In order to suppress the fluttering of the magnetic disc and to assure a good contact between the magnetic head of the disc drive and the magnetic disc, there has been employed a magnetic head carriage assembly as shown in FIG. 1. The conventional magnetic head carriage assembly 1 comprises a head carriage 3 carrying a magnetic head 2 and a clamper 7 carrying another magnetic head 5 or a pad 6 which faces to the magnetic head 2 and biased toward the head carriage 3 by means of a resilient plate 4. A magnetic disc 8 is rotatably clamped between the two magnetic heads 2 and 5 or the magnetic head 2 and the pad 6.

The magnetic head carriage assembly using the pad 6 is employed in the disc drive device for a one sided magnetic disc. To the contrary, the magnetic disc using the magnetic head 5 is employed in the disc drive device for a dual sided magnetic disc.

In the magnetic head carriage assembly for the one sided magnetic disc, conventionally the magnetic head 2 is secured on the head carriage 3 in such a manner that the magnetic head 2 is embeded in a slider 9 having a width greater than the width of the core of the magnetic head 2. The slider 9 is supported on a base 10 secured to the head carriage 3. The magnetic disc 8 is clamped between the top flat surface of the slider 9 the level of which is flush with the magnetic head 2 and the pad 6 made of molding of natural fibers or synthetic fibers having a suitable resiliency so that a magnetic gap of the magnetic head 2 can be contacted onto the recording surface of the magnetic disc 8. The bottom surface of the pad 6 has substantially the same flat shape of the top surface of the slider 9.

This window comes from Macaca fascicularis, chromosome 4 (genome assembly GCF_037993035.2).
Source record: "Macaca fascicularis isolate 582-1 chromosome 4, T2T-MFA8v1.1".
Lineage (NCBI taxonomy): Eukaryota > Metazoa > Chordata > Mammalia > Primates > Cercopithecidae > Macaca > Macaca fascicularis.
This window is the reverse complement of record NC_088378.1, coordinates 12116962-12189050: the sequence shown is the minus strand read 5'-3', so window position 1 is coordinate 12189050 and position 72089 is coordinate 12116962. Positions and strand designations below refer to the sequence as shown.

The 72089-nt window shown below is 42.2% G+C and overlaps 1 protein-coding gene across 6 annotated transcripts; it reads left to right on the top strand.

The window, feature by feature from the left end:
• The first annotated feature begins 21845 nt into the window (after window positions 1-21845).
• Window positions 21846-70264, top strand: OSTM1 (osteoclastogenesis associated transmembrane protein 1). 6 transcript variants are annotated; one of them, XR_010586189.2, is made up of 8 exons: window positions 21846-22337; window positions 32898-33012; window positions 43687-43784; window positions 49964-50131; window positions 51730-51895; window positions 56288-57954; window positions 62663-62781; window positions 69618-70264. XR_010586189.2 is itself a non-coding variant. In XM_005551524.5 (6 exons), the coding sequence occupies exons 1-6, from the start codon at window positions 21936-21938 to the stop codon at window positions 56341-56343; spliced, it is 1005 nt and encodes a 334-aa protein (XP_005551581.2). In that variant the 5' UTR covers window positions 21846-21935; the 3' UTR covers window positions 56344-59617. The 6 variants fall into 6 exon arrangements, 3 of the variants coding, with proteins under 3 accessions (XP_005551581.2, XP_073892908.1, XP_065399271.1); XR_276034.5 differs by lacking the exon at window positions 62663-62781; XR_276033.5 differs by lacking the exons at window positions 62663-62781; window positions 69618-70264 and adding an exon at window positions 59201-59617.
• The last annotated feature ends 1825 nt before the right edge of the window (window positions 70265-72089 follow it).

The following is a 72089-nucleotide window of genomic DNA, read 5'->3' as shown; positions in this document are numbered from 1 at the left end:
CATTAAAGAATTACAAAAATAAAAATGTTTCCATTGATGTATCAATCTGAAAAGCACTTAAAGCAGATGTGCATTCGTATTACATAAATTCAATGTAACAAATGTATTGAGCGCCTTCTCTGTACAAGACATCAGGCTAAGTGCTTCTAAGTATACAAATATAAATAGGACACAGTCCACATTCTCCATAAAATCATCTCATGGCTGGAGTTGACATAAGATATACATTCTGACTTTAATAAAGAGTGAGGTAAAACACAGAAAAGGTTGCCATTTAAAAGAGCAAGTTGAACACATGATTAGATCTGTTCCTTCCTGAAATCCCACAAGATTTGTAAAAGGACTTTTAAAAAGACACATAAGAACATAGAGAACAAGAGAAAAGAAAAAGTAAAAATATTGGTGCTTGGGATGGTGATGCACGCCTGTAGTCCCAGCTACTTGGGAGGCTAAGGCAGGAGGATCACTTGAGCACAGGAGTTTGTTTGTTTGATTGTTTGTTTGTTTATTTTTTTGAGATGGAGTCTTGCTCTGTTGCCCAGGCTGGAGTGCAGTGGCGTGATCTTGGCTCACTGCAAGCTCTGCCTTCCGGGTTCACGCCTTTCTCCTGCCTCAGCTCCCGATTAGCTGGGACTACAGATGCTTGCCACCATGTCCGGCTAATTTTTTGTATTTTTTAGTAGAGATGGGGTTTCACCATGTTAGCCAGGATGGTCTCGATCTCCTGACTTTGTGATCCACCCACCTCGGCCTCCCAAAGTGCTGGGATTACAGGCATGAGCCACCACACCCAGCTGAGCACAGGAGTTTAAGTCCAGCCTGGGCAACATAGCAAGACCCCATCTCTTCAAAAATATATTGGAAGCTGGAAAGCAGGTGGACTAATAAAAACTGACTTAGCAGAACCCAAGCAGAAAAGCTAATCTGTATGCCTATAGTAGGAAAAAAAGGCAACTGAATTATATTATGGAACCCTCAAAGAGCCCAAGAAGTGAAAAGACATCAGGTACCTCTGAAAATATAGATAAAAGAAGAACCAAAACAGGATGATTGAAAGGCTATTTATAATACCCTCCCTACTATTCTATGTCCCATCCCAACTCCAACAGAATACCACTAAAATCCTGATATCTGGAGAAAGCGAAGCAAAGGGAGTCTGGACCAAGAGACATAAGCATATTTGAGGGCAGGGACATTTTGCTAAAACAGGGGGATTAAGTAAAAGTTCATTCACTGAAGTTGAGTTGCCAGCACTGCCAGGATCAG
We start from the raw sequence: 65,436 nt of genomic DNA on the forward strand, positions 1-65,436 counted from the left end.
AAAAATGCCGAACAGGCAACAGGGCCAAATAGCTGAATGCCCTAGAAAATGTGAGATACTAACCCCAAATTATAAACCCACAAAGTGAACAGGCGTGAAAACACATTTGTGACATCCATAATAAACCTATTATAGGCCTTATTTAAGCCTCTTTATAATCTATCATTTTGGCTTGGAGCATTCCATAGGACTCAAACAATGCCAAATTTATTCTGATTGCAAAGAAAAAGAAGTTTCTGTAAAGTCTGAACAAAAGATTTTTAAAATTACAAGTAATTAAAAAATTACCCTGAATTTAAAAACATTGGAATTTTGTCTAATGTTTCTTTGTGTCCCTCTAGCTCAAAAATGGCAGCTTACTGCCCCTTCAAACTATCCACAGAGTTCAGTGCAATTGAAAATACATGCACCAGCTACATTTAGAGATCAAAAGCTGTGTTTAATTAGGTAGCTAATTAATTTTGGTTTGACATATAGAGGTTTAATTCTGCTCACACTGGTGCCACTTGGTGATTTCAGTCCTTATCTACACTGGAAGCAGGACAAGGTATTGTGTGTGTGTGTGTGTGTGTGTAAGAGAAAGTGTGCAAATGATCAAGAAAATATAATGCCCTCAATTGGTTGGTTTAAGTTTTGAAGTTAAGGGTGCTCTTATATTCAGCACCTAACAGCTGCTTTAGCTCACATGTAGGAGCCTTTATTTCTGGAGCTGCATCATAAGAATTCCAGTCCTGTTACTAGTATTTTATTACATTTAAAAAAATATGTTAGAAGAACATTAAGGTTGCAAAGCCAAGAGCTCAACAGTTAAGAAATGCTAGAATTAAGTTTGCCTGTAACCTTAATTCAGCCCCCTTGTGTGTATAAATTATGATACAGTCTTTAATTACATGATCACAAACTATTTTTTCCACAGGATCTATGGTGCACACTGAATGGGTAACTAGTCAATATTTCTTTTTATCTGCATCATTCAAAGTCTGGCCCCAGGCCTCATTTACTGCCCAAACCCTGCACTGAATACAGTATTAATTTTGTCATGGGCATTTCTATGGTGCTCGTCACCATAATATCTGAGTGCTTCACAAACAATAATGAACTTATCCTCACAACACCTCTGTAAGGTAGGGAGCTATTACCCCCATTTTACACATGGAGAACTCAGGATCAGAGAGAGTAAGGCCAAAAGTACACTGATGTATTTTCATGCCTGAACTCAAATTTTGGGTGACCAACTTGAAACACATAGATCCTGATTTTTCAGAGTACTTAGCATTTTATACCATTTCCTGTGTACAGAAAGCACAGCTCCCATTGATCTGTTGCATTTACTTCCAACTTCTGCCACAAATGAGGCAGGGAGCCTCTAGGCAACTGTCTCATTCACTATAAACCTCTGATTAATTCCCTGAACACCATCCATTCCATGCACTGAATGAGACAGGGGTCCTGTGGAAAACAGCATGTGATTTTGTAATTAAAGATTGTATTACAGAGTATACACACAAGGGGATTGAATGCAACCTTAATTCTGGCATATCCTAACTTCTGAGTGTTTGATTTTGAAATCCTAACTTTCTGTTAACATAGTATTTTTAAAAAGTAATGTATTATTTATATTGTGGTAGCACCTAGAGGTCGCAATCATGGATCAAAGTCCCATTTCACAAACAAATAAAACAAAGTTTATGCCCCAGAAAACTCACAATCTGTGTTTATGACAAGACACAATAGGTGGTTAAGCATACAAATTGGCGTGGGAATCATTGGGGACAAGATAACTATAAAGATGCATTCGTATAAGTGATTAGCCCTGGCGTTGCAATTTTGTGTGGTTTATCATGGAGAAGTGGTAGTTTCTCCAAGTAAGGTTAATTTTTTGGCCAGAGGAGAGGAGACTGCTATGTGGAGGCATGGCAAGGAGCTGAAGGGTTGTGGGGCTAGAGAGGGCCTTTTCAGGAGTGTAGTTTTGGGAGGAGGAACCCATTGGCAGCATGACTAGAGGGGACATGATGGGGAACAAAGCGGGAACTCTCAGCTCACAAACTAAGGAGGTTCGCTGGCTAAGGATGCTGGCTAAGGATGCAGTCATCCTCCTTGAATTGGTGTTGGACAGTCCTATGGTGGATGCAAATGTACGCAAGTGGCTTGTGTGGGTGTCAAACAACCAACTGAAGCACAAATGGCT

In the magnetic head carriage assembly for the dual sided magnetic disc, as shown in FIG. 3, the magnetic heads 2 and 5 are respectively embeded in the sliders 12 and 13 each having a width greater than the width of the magnetic head and being supported on gimbal spring assemblies 14 and 15 so as that the magnetic head 2 faces the slider 13 and the magnetic head 5 faces the slider 12. By clamping the magnetic disc 8 by the sliders 12 and 13, the magnetic disc 8 can be contacted to the magnetic gaps of the magnetic heads 2 and 5.

In the conventional magnetic head carriage assembly mentioned as above, fluttering of the magnetic disc can be suppressed to an extent by clamping the magnetic disc between two magnetic heads 2 and 5 or the magnetic head 2 and the pad 6. Also even if an angle of approach of the magnetic disc 8 to the magnetic head is changed, the magnetic head can follow the magnetic disc by resiliently supporting magnetic head by the gimbal springs 11, 14 and 15.

However, since the clamping force of the head carriage 3 and clamper 7 is set at about a few tons of grams to prevent undesired wearing of the magnetic head, in the case wherein the amount of curl of the magnetic disc is great, the force applied by the magnetic disc to the magnetic head is greater than the clamping force of the head carriage, so that the clamper jumps upward.